“There are some other issues. For instance, six Arab countries have given their top awards to PM Modi. The UAE has also honored the PM by clearing a temple project. Many Arabs come to India for medical treatment instead of going to Europe. All these things also cannot be ignored,” the editorial says.
Roznama Rashtriya Sahara
The Kolkata edition of Roznama Rashtriya Sahara on June 11 carried a front-page report on the All India Muslim Personal Law Board (AIMPLB)’s move appealing to Islamic scholars and intellectuals “not to participate in TV debates whose sole is to mock and insult Islam and Muslims”. The report refers to a joint statement issued by AIMPLB president Maulana Syed Mohammad Rabey Hasani Nadwi and its vice-presidents, which said that by participating in such TV channel discussions, they “instead of being able to do any service to Islam and Muslims, become indirectly the reason for their own ridicule besides insult of Islam and Muslims.” The report quotes the statement as saying that “The intention of these programs is not to reach any conclusion through constructive discourse, but to ridicule and defame Islam and Muslims. To prove their impartiality, these TV channels include some Muslim faces in their debates… If we boycott such programs and channels, it will not only impact their TRPs adversely, but will also foil their designs.”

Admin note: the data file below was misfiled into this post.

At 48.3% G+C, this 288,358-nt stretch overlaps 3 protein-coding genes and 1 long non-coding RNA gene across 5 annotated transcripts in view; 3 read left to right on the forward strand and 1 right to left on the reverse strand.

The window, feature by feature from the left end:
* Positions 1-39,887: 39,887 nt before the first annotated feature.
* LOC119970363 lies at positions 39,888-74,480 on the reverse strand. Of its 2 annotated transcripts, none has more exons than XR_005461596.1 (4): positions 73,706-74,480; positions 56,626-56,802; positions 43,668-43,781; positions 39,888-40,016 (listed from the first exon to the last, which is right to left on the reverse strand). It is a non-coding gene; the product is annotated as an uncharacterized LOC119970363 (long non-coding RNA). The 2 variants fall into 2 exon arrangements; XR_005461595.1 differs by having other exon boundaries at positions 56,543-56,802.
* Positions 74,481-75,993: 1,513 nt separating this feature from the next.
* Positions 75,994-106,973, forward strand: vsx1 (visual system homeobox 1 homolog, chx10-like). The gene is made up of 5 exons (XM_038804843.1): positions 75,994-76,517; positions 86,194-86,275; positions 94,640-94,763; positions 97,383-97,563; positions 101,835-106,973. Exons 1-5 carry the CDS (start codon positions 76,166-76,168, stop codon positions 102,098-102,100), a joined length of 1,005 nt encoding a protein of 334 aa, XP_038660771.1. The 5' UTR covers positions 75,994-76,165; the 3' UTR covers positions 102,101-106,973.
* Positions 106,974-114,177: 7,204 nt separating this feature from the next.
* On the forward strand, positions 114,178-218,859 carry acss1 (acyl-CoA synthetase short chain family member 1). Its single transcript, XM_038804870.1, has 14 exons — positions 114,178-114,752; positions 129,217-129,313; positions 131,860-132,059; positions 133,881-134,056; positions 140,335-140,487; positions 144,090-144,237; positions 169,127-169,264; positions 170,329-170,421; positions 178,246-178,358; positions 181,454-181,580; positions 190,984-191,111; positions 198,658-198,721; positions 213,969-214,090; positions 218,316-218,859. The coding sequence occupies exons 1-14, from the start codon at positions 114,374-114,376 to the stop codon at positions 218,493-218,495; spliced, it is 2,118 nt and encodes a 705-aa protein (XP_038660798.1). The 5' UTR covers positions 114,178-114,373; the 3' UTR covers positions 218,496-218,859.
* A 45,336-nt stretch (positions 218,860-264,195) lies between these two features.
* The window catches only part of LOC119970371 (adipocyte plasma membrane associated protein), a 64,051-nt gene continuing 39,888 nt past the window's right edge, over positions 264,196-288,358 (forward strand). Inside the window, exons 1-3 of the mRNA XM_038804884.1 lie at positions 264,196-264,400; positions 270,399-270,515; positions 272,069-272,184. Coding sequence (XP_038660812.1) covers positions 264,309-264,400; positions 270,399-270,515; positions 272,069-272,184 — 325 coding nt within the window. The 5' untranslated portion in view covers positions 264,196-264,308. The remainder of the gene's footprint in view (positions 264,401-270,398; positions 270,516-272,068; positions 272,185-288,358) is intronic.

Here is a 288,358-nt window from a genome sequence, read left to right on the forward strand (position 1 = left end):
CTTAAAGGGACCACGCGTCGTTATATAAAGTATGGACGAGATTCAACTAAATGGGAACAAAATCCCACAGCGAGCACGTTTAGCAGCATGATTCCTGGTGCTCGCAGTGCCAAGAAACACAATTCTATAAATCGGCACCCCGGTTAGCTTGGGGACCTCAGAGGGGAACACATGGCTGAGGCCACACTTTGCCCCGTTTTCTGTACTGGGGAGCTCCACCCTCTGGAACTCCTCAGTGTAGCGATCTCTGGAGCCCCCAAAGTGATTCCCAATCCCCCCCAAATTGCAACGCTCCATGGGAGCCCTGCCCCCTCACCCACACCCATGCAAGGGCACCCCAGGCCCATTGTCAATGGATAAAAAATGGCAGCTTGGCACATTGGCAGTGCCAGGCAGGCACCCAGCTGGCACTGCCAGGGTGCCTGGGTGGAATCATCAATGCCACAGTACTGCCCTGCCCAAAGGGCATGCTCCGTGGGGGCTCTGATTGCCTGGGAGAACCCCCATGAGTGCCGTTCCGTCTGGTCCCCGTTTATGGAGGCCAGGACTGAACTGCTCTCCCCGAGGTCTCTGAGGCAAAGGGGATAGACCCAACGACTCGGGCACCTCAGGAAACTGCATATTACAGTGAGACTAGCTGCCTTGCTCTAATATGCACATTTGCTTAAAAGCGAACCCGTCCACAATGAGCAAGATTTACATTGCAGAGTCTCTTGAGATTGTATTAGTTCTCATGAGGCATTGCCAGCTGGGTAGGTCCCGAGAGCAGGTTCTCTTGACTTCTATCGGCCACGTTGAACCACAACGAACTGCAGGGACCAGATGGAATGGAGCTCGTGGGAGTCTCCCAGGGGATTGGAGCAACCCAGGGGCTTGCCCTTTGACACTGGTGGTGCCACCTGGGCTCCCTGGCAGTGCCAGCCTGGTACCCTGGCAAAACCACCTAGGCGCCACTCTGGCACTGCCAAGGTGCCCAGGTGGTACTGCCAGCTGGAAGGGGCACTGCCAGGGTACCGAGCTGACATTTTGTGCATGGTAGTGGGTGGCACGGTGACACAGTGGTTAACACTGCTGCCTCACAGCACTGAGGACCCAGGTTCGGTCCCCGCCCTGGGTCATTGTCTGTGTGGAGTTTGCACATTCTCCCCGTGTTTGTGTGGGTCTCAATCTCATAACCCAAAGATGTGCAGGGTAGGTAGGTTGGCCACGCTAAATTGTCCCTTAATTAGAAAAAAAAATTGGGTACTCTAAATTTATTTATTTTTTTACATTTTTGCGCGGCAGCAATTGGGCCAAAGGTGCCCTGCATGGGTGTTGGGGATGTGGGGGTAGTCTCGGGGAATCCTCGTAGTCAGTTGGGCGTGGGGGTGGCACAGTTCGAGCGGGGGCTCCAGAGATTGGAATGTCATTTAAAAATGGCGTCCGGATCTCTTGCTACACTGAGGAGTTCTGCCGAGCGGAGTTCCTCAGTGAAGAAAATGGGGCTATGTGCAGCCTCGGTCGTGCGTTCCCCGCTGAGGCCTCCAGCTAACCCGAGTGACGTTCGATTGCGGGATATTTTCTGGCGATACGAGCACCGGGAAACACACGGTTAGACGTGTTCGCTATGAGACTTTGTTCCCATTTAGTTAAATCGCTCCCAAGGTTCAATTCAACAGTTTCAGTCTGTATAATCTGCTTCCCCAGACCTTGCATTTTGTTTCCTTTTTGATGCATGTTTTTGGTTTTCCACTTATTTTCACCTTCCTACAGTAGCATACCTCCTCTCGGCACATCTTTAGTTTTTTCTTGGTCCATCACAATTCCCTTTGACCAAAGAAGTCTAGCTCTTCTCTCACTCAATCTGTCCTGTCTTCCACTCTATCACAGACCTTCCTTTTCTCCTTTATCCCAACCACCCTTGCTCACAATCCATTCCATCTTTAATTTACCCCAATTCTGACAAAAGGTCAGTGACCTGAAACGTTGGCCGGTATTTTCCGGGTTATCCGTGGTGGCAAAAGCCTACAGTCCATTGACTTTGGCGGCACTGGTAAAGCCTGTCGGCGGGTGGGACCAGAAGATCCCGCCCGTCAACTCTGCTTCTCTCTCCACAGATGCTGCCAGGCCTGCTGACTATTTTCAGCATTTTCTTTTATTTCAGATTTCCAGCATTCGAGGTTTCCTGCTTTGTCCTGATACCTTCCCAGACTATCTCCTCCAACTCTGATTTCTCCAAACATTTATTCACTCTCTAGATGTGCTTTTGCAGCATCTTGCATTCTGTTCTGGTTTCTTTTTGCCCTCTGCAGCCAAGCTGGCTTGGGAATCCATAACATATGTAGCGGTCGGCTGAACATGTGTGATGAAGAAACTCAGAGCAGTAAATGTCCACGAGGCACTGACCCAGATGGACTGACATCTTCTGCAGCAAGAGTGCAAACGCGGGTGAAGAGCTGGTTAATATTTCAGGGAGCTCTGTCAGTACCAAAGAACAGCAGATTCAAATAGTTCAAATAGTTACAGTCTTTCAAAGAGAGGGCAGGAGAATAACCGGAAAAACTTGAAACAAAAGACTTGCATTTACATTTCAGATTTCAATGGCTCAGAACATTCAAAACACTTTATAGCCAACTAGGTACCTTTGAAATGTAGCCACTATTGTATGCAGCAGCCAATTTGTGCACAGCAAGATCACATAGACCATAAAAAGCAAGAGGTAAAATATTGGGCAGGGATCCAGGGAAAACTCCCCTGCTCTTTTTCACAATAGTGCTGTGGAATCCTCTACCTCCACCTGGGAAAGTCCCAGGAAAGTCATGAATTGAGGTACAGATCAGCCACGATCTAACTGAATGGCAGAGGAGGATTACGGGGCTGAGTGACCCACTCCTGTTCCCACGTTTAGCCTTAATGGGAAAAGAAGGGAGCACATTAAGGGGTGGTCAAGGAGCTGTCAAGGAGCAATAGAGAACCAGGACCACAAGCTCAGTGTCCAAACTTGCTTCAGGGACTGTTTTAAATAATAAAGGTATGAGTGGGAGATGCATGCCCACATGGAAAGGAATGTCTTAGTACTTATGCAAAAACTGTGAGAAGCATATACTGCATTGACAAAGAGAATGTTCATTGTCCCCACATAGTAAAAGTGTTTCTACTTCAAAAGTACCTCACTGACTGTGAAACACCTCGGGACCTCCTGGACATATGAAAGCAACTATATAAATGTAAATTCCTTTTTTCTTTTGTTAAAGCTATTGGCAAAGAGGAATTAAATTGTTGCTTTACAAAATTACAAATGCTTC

In its editorial on June 8, the daily flags the West Bengal Cabinet’s decision to appoint Chief Minister Mamata Banerjee as the Chancellor of all state-run universities In place of Governor Jagdeep Dhankhar and even replace the Governor with the state education minister as the Visitor of private universities, highlighting the protracted tussle between the two top constitutional functionaries in Bengal. It writes that the Governor-CM face-off is severely hurting the education sector with universities facing an “administrative vacuum” and students’ studies getting hit. It says the Governor had in December last year declared the appointment of the Vice-Chancellors (VCs) in 24 state universities by the Banerjee government as “illegal” as it was done without his approval as the Chancellor. Dhankhar then sought to reverse this order. He also convened a meeting of VCs but no one showed up, following which he called for action against them. He has faced students’ protests in Calcutta University and Jadavpur University too. The daily says that in the wake of similar Governor-state government conflicts in other Opposition-ruled states, such Chancellor move has also been made by Rajasthan, Tamil Nadu and Telangana in the “larger interest of students”. “In this backdrop, the Bengal government’s decision may be contrary to the traditional mechanism but it cannot be called improper. However, it would have been better if the Chancellor’s job was entrusted to an expert educationist rather than the CM in order to free education from all political interferences. A politician’s appointment in the Chancellor’s post could not be in the interest of education whether it is the Centre-appointed Governor or the elected CM as they cannot be free from power politics. Only an expert educationist can be a guarantor of high educational standards,” it says.